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5 August 2011

Animation update

The new Spider-Man revealed, talented young animators and The Smiths in comic book form.

By Androulla Harris

Miles Morales is the new Spider-Man

After the death of Peter Parker in June 2011, the new Ultimate Comics Spider-Man has been announced as Miles Morales, a teenager from Brooklyn. Half-black and half-Latino, Miles’ ethinicity is an interesting contrast to his white predecessor from a largely white neighbourhood in Queens. Axel Alonso, Marvel Editor-in-Chief commented that, “When the opportunity arose to create a new Spider-Man, we knew it had to be a character that represents the diversity — in background and experience — of the twenty-first century.”

The story begins in Ultimate Comics Fallout #4, released in America on 3 August.

Unite and Take Over: Comic Stories Inspired by The Smiths

“What story plays in your head when you listen to your favourite Smiths song?” asks Shawn Demumbrum, the co-owner and manager of SpazDog Comics from Phoenix. Demumbrum plans to create an anthology of comic strips based upon a selection of the Manchurian foursome’s songs, with each tune inspiring a four-to-eight page comic strip. So far, 13 writer/artist teams have been set up to work on the project, due to be published in November. “Suffer Little Children”, “Panic” and “Rubber Ring” are included on the set list, which can be seen in full here.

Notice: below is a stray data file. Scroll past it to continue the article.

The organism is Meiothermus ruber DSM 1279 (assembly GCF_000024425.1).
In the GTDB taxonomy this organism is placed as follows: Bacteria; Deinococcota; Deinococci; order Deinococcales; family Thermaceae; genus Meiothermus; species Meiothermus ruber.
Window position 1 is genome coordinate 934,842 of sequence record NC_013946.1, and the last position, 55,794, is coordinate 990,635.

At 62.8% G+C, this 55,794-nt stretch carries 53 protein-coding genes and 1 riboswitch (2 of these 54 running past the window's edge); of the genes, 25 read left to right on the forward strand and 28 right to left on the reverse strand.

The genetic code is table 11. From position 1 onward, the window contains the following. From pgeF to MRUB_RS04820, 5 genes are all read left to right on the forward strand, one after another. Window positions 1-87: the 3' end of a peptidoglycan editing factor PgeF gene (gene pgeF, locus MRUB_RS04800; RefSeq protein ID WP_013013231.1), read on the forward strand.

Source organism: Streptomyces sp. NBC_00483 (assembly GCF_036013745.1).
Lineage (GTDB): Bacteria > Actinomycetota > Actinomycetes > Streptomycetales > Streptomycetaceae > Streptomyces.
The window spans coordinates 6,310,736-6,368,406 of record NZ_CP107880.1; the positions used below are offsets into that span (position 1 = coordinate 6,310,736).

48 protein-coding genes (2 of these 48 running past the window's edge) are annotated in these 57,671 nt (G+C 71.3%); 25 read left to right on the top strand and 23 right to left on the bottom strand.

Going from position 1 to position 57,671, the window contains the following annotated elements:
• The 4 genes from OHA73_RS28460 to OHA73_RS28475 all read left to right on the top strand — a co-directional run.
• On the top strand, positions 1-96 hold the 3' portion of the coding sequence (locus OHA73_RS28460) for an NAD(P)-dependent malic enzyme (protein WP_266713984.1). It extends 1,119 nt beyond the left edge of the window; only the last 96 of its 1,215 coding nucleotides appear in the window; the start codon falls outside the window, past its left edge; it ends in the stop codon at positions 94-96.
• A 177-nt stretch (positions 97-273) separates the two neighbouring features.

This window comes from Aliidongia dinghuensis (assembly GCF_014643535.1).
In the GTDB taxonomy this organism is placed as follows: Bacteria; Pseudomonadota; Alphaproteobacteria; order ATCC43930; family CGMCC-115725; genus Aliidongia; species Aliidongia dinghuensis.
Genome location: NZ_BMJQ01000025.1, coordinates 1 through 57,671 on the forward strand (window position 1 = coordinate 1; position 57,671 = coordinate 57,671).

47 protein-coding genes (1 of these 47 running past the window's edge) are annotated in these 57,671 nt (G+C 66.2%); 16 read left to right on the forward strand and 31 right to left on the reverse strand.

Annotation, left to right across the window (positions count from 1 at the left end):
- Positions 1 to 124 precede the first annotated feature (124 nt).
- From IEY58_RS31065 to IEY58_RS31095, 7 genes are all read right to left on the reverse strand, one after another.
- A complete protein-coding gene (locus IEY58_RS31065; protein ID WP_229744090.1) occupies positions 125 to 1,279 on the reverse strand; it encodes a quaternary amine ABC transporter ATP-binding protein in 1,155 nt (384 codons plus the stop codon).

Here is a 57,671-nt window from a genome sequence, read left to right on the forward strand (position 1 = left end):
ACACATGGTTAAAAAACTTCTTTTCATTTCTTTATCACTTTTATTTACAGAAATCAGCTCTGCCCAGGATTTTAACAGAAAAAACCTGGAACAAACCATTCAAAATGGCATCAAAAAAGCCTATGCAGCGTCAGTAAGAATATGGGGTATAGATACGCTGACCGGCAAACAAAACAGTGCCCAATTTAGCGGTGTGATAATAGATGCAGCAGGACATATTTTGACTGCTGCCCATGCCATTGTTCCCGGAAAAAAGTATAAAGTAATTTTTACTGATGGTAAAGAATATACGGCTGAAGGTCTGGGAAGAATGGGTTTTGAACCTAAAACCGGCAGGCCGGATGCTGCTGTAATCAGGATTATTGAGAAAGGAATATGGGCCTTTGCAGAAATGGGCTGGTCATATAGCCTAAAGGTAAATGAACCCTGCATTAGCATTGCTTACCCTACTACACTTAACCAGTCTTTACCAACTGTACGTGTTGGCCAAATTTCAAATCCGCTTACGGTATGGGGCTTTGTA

Demumbrum is promoting the project on the website Kickstarter, to help fund production costs.

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IdeasTap: Short Animation Competition Awards

The Barbican and IdeasTap have come together to find six talented animators. IdeasTap is an on-line network and charity that funds new creative talent for British people aged 16 – 25. Winners were chosen by panel of animation experts, including Jayne Pilling and Tim Webb. Information about the winners’ work and a link to each of their short animations is found here.

One of the most interesting works from the competition is Betty by Jessica Wainwright. Judge Robert Rider described it as about an “elderly woman [who] looks back at her life and compares it to modern times. The idea of animating her memories and references as characters and objects on the kitchen table was highly original.”